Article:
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Non-proliferation: time for new thinking

Harsh V. Pant

THEY CAME, they talked, and they went — that's how one can essentially sum up the proceedings of the month-long seventh quinquennial review conference of the 35-year old Nuclear Non-Proliferation Treaty (NPT) that was held in New York in May. Though the chairman of the conference declared that "very little has been accomplished," what became clear is how little relevance the NPT holds for the international community today. This is paradoxical given the fact that the threat of nuclear proliferation has never been higher.

The last review conference held in 2000 at least agreed on "thirteen steps" to prevent any further spread of nuclear weapons and to hold the nuclear weapon states to their commitment to eliminate their nuclear arsenals in the long run. The 2005 review conference had no such luck. There were only disagreements to show off in the end and short-term interests of the states were just too divergent to allow for any meaningful debate.

The U.S. wanted to focus the attention of the conference on loopholes in the NPT, which it accused states such as Iran and North Korea of exploiting. But Iran in a pre-emptive move blamed the U.S. and Europe for trying to keep an exclusive hold on technological development and vowed to defy these western double standards. It declared that it would pursue all legal areas of nuclear technology, including enrichment, though it was careful to specify that its pursuit is exclusively for peaceful purposes.

The U.S., on the other hand, made it clear that the impasse between the West and Iran can only be resolved with Iran ceasing its enrichment and reprocessing efforts, as well as dismantling its equipment facilities related to such activities.

There was a broader divide between the nuclear weapon states (NWS) and the rest of the world that affected the negotiations at the conference from the very beginning. Non-nuclear weapon states insisted that the NWS should focus on radically reducing their nuclear armaments, a commitment that they had made in 2000. Concerns were expressed about Bush Administration's plans to modernise the U.S. nuclear force and its nuclear posture that relies less on deterrence and more on pre-emption.

The U.S. countered that it is complying with the requirement of the NPT that nuclear states move towards disarmament by pointing to the reductions in its nuclear stockpile under an agreement with Russia in 2002. Though this failed to assuage the non-nuclear states, the U.S. was successful in blocking any mention of its commitment towards disarmament in the conference's final report.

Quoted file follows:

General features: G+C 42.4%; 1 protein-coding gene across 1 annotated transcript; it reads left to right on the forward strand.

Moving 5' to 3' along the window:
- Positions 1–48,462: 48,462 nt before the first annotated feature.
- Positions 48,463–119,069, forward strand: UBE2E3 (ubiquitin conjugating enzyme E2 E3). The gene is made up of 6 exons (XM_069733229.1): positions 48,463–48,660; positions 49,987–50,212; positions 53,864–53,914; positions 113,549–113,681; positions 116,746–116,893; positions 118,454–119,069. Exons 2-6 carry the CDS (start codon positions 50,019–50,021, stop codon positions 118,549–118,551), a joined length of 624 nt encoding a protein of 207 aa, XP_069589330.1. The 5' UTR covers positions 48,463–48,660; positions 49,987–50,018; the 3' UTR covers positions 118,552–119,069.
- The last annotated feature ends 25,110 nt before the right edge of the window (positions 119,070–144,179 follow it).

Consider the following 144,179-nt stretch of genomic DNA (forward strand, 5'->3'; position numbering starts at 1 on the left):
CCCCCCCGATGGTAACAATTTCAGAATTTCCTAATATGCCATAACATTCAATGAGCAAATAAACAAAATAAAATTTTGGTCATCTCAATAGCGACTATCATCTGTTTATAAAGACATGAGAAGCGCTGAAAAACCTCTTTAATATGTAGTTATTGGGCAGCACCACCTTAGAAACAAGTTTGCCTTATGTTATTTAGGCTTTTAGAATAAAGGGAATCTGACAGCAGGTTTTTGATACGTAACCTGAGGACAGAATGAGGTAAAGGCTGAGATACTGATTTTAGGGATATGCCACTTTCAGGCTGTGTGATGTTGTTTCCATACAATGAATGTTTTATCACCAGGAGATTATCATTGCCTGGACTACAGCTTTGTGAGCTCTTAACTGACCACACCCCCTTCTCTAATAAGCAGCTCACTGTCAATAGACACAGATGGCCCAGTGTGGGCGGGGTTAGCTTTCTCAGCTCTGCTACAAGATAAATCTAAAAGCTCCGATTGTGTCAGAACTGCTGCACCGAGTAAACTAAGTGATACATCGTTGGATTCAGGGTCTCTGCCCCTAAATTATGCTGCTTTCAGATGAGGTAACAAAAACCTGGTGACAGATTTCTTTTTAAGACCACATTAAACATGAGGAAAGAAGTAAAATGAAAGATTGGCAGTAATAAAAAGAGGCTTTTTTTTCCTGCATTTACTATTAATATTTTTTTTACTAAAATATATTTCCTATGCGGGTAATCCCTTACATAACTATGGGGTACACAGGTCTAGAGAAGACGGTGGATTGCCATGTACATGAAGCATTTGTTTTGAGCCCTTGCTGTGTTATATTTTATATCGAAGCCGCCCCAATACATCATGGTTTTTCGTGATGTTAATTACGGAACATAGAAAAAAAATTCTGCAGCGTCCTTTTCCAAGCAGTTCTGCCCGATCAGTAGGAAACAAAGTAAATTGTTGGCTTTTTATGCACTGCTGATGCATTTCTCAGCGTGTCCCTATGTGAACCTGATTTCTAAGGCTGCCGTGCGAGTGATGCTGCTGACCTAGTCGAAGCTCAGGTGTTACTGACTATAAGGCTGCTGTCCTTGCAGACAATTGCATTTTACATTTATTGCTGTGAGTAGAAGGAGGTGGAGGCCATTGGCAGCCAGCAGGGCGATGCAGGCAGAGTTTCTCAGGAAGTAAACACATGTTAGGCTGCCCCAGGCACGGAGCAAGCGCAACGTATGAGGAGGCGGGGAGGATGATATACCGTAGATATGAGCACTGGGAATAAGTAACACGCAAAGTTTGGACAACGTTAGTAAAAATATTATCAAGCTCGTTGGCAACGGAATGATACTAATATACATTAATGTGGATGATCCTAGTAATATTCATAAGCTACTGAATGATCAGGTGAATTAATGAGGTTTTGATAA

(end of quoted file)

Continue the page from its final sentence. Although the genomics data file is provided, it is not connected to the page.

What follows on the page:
A number of new ideas were proposed to strengthen the NPT but none of them could gain consensus. There was a proposal for limiting access to dual-use nuclear technology as well as strengthening the inspection of nuclear facilities. There was also a proposal to make withdrawing from the NPT more difficult and penalty-ridden. Both these proposals were in response to Iran and North Korea's nuclear activities but none could find sufficient acceptance that might have led to their adoption.

India has always been dissatisfied with the global non-proliferation and arms control regime because it constrained India's autonomy to make foreign policy decisions as dictated by its national interests. India argued that an inequitable regime that gave only a few countries the permanent right to nuclear weapons, and denied others this right was inherently unstable. There are reasons for India to feel vindicated by its long-held stance on these issues. Today, as the global nuclear non-proliferation regime crumbles under the weight of its own contradictions, India can rightfully claim that it was one of the first states to draw the attention of the world community to these challenges.

The NPT was always a flawed document in many ways and various countries, including India, had pointed to its flaws over the years. The recent global developments make it amply clear that unless a thorough review is undertaken of the NPT, it would soon become a paper tiger, if it has not already. Given the horrors of September 11, 2001, the danger of nuclear terrorism, and the prospect of numerous Irans and North Koreas just a screwdriver away from nuclear weapons, it's time for the international community to promote a bolder nuclear arrangement than the NPT of 1968.

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